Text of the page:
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Mining and METS sector accounts for 15% of Australia's GDP

Published by , Editorial Assistant
World Coal,

A report released by Deloitte Access Economics – Mining and METS: engines of economic growth and prosperity for Australians – reveals that the total economic contribution of Australia’s mining and mining equipment, technology and services (METS) sector was AUS$236.8 billion in 2015-16.

The report, commissioned by the Minerals Council of Australia, shows that the mining and METS sector accounts for around 15 % of the Australia’s gross domestic product (GDP) – representing a major contribution to Australia’s economic prosperity.

Mining and METS activities support a total of 1.1 million jobs across Australia, representing approximately 10% of total employment.

Deloitte Access Economics’ new modelling applies a similar method to the Reserve Bank’s 2013 Research Discussion Paper Industry Dimensions of the Resource Boom: An Input-Output Analysis.

While the benefits of mining and METS activities are distributed across Australia, there are a number of regional areas where the sector makes a particularly significant economic contribution:

The Pilbara region (WA), with a total economic contribution of AUS$37.8 billion (88%t of total regional economic activity) and 93 800 jobs (direct and indirect).

The Bowen-Surat region (QLD), with a total economic contribution of AUS$18.6 billion, which represented (63 per cent of total regional economic activity) and 99 700 jobs (direct and indirect).

The Hunter region (NSW), with a total economic contribution of AUS$15.2 billion (34% of total regional economic activity) and 93,600 jobs (direct and indirect).

The report by Deloitte Access Economics also features ten case studies of mining and METS companies, which demonstrate that innovation and technological improvements are central to the efficiency and global competitiveness of the sector.

The case studies include examples of mining and METS innovation ranging from the use of drones and semi-autonomous earth moving equipment in mining operations to use of sophisticated mine design and modelling software and data analytics.

The productivity benefits of innovation highlighted in these case studies include reduced operating costs, extending the productive life of mines, higher yields, safety improvements, and higher workforce satisfaction and productivity.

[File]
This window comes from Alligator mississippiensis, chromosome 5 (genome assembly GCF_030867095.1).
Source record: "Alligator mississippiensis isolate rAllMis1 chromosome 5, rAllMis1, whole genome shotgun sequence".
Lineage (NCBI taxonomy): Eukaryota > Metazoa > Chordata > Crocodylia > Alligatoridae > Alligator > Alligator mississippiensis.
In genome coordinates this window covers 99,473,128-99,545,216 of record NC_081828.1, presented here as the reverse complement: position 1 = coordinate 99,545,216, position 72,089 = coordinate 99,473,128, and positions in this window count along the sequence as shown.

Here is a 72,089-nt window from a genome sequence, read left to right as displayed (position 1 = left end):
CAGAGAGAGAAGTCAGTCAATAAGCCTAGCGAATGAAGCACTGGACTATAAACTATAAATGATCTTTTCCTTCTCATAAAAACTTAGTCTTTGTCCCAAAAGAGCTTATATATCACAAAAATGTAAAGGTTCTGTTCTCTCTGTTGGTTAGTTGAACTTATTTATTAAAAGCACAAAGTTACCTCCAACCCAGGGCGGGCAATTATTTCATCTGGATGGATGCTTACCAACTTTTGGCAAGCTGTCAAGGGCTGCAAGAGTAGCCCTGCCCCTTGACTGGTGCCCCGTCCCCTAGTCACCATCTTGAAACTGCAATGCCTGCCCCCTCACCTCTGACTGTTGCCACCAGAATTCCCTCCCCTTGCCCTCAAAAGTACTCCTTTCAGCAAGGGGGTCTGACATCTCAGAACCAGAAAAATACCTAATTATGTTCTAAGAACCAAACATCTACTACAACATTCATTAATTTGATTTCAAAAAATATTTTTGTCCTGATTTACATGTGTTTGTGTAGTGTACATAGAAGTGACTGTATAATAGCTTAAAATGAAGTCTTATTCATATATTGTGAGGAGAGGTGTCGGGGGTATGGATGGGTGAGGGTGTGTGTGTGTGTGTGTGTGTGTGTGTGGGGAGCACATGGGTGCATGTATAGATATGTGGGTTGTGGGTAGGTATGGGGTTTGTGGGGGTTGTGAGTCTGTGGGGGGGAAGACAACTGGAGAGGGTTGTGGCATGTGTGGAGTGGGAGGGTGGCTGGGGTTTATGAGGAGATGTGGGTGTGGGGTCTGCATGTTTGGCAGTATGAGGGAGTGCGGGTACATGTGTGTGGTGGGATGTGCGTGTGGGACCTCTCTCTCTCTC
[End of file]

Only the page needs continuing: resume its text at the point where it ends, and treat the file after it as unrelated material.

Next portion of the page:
Deloitte Access Economics further points out that Australia’s comparative advantage in mining and METS not only hinges on innovation; it also depends on policies that strengthen competition, support the accumulation of skills and capital, and enable firms to respond flexibly to changing market conditions.

Supportive and flexible policy settings helped to establish the most recent mining boom; yet there is now the potential for adverse policy settings to compromise a major source of Australia’s national prosperity and future economic growth.

In looking to sustain the economic contribution of Australia’s mining and METS sector into the future, governments need to provide:

  • A competitive and fair taxation system.
  • Flexible workplaces.
  • Openness to foreign investment.
  • Affordable and reliable energy.
  • Efficient approaches to regulation, especially with respect to project approvals.
  • Support for collaboration between the mining and METS sector and research organisations.

    The report concludes that: ‘It is critical that governments pay heed to these key policy areas and initiate reforms where improvement is required, so that mining and METS continue to innovate and grow, helping to secure Australia’s future prosperity.’

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